In essence, all the models of organizational change are similar because they facilitate the reordering of existing structures, practices, and rules. The main difference between them lies in the greater or smaller number of details and specific approaches to describing the process. I find Hiatt’s ADKAR model to be the most concise, and the method of introducing changes that it suggests to be very effective.
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What appeals to me most is that ADKAR arranges the change in a way that it eventually comes not from the top management but the employees. Apart from strategic planning and outlining targeted results, it requires a series of measures for preparing employees. Compared to other models, ADKAR is more difficult and time-consuming, but, in the end, it guarantees a smooth transition to the new desired position that is imposed not from the outside, but is born within the group of colleagues.
I like the approach when employees become active participants in the change, contribute to the common cause, and do not accept the new order passively. It gives an opportunity for more personal insights and ideas, possibly some unexpected and creative opinions and suggestions from workers who become involved in the process and support the initiative. However, there is a strong possibility that not all the employees would welcome and accept the changes, some of them might leave, but it is only natural.
Those who advocate the change actively should, as a result, become more loyal to the company, more conscious of their role in working processes, value their contribution, and that of their colleagues.
The aspect I see as the advantage of the ADKAR model also contains certain disadvantages, which might create additional difficulties in the process. Firstly, the top managers would need to find the right way and translate the necessity of certain changes, especially if they might not be approved by most of the employees. The creation and implementation of a changing view present the most important stage in the model because it forms the basis for the whole process, and the outcome of the initiative depends on the success of the initial work with the staff.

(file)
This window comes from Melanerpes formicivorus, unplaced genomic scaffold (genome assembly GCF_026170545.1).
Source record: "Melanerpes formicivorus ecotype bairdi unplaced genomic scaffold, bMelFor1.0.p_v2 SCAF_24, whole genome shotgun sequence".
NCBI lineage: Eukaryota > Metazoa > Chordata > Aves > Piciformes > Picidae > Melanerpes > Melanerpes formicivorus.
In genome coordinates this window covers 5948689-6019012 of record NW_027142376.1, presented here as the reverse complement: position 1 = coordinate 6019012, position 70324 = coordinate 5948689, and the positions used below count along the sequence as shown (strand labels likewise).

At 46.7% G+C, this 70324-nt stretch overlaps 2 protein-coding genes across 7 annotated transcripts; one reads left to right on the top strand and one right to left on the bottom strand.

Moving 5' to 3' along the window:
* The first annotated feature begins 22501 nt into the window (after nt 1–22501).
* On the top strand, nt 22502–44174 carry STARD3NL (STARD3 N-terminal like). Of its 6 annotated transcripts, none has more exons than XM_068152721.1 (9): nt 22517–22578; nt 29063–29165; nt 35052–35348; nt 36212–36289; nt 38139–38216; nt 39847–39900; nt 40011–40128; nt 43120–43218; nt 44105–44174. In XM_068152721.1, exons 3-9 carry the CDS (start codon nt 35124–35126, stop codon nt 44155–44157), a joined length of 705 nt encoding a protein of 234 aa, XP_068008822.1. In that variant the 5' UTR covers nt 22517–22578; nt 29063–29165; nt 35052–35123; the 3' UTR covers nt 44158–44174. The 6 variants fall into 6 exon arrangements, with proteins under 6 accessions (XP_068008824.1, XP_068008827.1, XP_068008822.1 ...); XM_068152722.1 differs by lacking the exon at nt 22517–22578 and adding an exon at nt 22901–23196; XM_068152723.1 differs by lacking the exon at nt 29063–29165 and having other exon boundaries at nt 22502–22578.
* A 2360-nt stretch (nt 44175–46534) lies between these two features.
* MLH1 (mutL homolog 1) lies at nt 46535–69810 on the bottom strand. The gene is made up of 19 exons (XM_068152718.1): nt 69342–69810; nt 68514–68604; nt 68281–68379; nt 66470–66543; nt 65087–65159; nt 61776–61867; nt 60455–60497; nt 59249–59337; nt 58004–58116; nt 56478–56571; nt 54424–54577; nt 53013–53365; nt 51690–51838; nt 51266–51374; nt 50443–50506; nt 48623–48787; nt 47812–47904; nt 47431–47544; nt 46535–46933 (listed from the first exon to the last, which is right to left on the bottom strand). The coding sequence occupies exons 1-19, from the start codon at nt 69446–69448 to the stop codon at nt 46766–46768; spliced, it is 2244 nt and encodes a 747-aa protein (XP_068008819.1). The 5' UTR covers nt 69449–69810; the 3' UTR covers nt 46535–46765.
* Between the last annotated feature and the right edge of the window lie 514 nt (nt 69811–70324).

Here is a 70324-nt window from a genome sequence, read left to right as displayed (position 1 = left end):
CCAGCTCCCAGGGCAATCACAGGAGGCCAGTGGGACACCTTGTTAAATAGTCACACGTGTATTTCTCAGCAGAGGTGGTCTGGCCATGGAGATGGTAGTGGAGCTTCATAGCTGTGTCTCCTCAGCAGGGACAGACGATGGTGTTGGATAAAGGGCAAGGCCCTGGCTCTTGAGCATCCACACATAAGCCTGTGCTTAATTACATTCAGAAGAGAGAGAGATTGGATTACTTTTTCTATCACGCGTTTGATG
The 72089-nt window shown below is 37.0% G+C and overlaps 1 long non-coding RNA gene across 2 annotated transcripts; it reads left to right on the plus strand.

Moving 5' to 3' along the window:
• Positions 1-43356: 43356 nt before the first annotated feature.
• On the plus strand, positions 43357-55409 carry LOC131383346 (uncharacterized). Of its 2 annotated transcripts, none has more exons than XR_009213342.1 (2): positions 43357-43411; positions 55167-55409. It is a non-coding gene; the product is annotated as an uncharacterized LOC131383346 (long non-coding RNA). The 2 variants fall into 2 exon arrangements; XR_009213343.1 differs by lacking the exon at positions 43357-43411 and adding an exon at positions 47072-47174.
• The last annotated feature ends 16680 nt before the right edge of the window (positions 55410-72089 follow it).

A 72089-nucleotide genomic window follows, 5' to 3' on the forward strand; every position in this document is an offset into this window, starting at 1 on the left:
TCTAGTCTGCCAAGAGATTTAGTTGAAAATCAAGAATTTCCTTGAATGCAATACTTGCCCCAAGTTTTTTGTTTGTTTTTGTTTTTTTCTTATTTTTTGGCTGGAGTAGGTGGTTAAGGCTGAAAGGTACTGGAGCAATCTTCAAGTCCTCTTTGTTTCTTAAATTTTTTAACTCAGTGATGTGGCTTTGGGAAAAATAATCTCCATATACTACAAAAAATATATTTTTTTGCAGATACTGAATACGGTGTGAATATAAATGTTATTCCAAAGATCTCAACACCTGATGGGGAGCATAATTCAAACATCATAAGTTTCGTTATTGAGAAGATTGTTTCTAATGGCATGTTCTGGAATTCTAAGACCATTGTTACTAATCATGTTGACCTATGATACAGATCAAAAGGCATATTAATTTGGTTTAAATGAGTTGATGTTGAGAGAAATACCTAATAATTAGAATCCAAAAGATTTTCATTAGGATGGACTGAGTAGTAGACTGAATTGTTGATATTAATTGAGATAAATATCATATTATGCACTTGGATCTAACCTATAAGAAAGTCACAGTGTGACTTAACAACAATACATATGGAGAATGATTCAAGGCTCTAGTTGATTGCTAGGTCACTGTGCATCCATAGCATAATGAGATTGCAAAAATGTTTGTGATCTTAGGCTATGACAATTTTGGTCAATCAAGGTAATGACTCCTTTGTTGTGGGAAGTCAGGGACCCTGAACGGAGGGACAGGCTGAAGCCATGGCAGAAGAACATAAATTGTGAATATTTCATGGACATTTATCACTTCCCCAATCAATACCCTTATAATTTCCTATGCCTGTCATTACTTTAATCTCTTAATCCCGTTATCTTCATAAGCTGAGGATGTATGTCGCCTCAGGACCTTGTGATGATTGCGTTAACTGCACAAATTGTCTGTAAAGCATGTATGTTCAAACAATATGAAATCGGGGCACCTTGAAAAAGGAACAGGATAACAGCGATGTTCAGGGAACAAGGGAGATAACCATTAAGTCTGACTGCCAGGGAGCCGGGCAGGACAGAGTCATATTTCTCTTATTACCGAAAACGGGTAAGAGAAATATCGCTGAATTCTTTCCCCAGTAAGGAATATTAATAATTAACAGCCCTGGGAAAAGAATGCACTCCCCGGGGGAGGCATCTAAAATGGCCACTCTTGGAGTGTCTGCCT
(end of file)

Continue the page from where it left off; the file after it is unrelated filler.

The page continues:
The model implies that employees should embrace the view that the company suggests, be proactive, and ready to participate in the process. They should not only be prepared for professional and personal growth but also be capable of working on it devotedly. Thus, according to the ADKAR model, the main part of the work is done not by the managers, but by the employees. It requires the managers to undertake additional psychological work with their employees to prepare the basement for the coming changes. Implementing this model would only be possible for the managers who have a strong personal and professional authority and enjoy the complete support of their staff.
The central idea of the ADKAR model is for employees to become the driving force of changes, given that the top management has enough expertise and personal authority to direct them to the achievement of targeted results. Thus, changes happen as a natural process, through the professional and personal transformation of each employee, and not through imposed commandments that might not find the approval of the employees. Such a gradual transition resembles natural evolution and guarantees long-term success and support among those who have personally participated in the pursuit of a common goal.